Gardening is one of life’s simple pleasures. But for some 2 million Australians who suffer from hay fever or seasonal allergies, having a green thumb means suffering from symptoms like a runny nose and itchy, watery eyes.
Allergens, such as pollen and molds peak in the warm weather months, allergies shouldn’t keep you away from the pleasures of allergy-free gardening. Knowing what type of plants and trees are most likely to trigger allergies and planning gardening time strategically can help reduce sneezing and wheezing caused by seasonal allergies.
Some people may be irritated by flowers that release a strong scent, but that type of reaction is not related to pollen or seasonal allergies and is caused by a reaction to the oils the blossom contains.
Not withholding details like taste preferences sentimental values, I would like to give you some pointers when selecting plants for your garden. But the biggest thing you can do to help yourself enjoy the garden is to plant wisely.
The first pointer I would suggest is to cut down on the size of your lawn. It is your biggest enemy when it comes to pollen. Consider using other options such as groundcovers, hard surfacing, or large islands of mulch and pathways that reduce the amount of turf.
My second pointer is to switch to native plants where possible. They are low maintenance plants that are used to the hard conditions of Australian weather.
If you are a really sucker for colours and flowers, choose plants with big, showy flowers; the bigger the flower, the bigger the pollen. Big pollen doesn’t passes through our nasal passages as easily as fine pollen does. Good choices include many beloved spring bulbs.
My fourth pointer is to avoid plants with homely little flowers in brown and green. In the garden, homely plain flowers are bad news. These are wind-pollinated and are the main cause of your misery. If you’ve ever gone too long without mowing the lawn you’ll see what I mean. Grass has a flower. It looks like threads and dots in brownish green, well that’s plain misery. Keep that lawn mowed if you must keep it at all. And watch for weeds that have similar blooming types.
Enough with the negatives, below is a list of plants that are good for Asthmatics, these are usually insect-pollinated, or sterile and usually propagated by cuttings or grafting:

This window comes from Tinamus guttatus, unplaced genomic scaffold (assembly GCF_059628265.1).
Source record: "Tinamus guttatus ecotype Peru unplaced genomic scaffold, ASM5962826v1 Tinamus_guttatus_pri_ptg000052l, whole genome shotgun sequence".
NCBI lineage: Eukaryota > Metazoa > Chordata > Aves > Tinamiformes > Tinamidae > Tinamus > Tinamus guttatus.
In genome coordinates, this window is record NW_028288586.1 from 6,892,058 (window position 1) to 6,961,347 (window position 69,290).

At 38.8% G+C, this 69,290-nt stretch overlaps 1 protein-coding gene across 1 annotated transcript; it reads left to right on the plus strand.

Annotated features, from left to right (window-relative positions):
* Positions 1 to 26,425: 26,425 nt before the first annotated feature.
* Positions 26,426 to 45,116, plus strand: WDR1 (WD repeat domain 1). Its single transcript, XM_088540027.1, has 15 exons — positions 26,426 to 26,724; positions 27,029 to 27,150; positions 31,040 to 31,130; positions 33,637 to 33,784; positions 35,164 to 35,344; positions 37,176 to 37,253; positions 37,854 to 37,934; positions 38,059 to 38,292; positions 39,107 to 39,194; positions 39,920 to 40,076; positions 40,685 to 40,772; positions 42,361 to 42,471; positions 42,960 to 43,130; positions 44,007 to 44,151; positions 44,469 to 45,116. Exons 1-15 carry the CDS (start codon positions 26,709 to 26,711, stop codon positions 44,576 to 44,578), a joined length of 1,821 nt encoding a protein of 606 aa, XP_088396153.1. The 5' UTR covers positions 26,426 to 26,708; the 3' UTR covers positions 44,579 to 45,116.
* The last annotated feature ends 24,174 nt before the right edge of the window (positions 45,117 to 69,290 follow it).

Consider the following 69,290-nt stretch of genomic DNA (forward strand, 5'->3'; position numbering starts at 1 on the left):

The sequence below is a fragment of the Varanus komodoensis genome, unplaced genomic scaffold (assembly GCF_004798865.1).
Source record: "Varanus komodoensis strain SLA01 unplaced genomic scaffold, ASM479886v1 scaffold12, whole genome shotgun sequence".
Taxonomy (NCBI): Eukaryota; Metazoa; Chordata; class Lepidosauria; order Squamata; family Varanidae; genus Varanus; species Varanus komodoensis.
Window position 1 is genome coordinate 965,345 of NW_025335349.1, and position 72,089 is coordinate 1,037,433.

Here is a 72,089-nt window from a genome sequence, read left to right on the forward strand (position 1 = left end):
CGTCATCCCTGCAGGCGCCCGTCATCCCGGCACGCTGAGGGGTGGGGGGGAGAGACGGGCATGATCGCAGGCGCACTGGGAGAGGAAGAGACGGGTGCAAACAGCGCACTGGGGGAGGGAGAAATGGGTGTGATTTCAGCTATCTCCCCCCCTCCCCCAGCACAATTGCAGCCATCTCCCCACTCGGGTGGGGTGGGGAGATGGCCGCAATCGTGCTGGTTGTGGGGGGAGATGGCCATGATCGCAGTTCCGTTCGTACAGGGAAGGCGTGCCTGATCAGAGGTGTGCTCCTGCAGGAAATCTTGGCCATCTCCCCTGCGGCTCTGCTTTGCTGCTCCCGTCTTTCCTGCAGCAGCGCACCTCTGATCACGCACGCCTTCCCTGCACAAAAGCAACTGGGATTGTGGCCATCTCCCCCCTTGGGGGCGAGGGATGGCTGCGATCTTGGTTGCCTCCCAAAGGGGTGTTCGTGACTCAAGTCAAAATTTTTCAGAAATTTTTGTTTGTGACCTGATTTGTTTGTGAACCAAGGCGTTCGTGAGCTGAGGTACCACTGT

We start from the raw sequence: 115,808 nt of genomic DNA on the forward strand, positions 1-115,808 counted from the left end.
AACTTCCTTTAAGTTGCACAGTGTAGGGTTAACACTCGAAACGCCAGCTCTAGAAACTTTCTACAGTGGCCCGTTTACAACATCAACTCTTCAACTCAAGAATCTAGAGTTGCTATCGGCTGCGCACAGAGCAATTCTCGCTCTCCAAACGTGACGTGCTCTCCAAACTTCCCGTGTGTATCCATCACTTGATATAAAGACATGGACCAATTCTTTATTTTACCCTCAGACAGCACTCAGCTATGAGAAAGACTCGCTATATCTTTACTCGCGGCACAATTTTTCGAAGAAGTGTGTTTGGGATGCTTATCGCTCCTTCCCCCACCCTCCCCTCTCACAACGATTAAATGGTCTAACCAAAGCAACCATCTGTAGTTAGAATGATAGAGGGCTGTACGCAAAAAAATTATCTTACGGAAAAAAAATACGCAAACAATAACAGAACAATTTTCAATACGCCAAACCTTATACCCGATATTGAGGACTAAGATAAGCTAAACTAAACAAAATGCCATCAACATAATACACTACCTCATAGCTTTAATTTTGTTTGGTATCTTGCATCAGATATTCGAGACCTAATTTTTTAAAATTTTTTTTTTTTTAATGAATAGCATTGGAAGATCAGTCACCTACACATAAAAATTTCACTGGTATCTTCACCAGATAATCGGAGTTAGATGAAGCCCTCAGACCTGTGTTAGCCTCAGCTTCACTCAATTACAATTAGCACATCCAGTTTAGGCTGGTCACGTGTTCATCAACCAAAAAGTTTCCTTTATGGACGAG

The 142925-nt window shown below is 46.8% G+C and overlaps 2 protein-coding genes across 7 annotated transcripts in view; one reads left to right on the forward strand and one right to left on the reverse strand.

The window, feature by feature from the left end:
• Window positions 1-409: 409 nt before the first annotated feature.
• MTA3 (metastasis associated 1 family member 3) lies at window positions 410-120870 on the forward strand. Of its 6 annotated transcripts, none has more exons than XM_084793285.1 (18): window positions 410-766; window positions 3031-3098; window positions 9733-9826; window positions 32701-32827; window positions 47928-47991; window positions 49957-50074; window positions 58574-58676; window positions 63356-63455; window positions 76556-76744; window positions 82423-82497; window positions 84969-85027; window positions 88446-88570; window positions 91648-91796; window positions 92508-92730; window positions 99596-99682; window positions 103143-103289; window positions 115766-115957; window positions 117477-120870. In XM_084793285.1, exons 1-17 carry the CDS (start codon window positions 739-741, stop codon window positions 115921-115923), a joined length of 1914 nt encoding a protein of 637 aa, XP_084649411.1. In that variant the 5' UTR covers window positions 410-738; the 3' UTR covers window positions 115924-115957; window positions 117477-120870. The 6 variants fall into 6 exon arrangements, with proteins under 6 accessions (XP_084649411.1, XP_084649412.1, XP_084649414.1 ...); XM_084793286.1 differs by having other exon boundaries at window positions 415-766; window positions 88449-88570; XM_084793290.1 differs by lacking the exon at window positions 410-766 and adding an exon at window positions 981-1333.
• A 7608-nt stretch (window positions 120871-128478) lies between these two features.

HERBS- Basil, Chives, Dill, Fennel, Horseradish, Marjoram, Mint, Oregano, Parsley, Rosemary, Sage, Thyme. AVOID Chamomile and Wormwood
GROUND COVERS-Canterbury Bells, Juniper, Kidney Weed, Native Violet, Pratia, Rosemary, Rose Baeckia, Snow in Summer, Tea tree, Thyme
GRASSES- Buffalo Grass, Greenless Couch Grass, Kangaroo Grass, Rice or Weeping Grass.
FLOWERS- Alyssum, Anemone, Banksia Rose, Begonia, Climbing Rose, Coleus, Columbine, Cornflower, Floss Flowers, Foxglove, Glossy Abelia, Impatiens, Larkspur, Lobelia, Nasturtium, Nemesia, Pansy, Petunia, Phiox, Rosemary, Snapdragon, Verbena, Viola, Bulbs (daffodil). AVOID-Asteraceae family of daisies including Chrysanthemum, Calendulas, Marigolds
CLIMBERS- Applyberry, Chilean Jasmine, Dusky Coral Pea, Ivy Leaf Geranium, Kiwi Fruit, Passionfruit, Star Jasmine, Trumpet Vine, Wonga Vine, Crimson Passionflower.
SHRUBS- Azalea, Banksia, Bottlebrush, California Lilac, Callistemon, Camellia, Cistus, Dog rose, Escallonia, Flax, Gardenia, Guinea Flower, Kunzea, Lavender, Leptopspermum, Melaleuca, Myrtle, Plumbago, Rosa Species, Rhododendron, Silky Tea Tree, Twiggy heath, Weigelia, Westringia, White Correa Yucca Salvia, Bracelet Honey Myrtle, Common White heath
TREES-Bay Laurel, Cabbage Palm, Lillypilly, Citrus species, Coastal Banksia, Orchid Tree, Flowering Crab Apple, Willow Myrtle Silky Oak, Male Gingko biloba, Old Man Banksia, Paperbark, Most Prunus species, Scribbly Gum, Tupelo, Silver Princess Gum, Peppermint Gum.
PLANTS TO AVOID- Clematis, Common Ivy, English Ivy, Some Grevilleas, Poinsettia, Polyanthus, Primrose, Primula, Rhus tree, Alder, Ash, Birch, Cypress, Elm, Hazel, Liquidambar, Maple, Mulberry, Olive, Orchid Tree, Privet, Walnut, White Cedar, Willow, She-Oak (Male only)
Remember that good control of your asthma and allergies at all times will lessen the impact of any exposures. The above is only indicative and you should check with your doctor that you are receiveing optimal preventative management for your hayfever.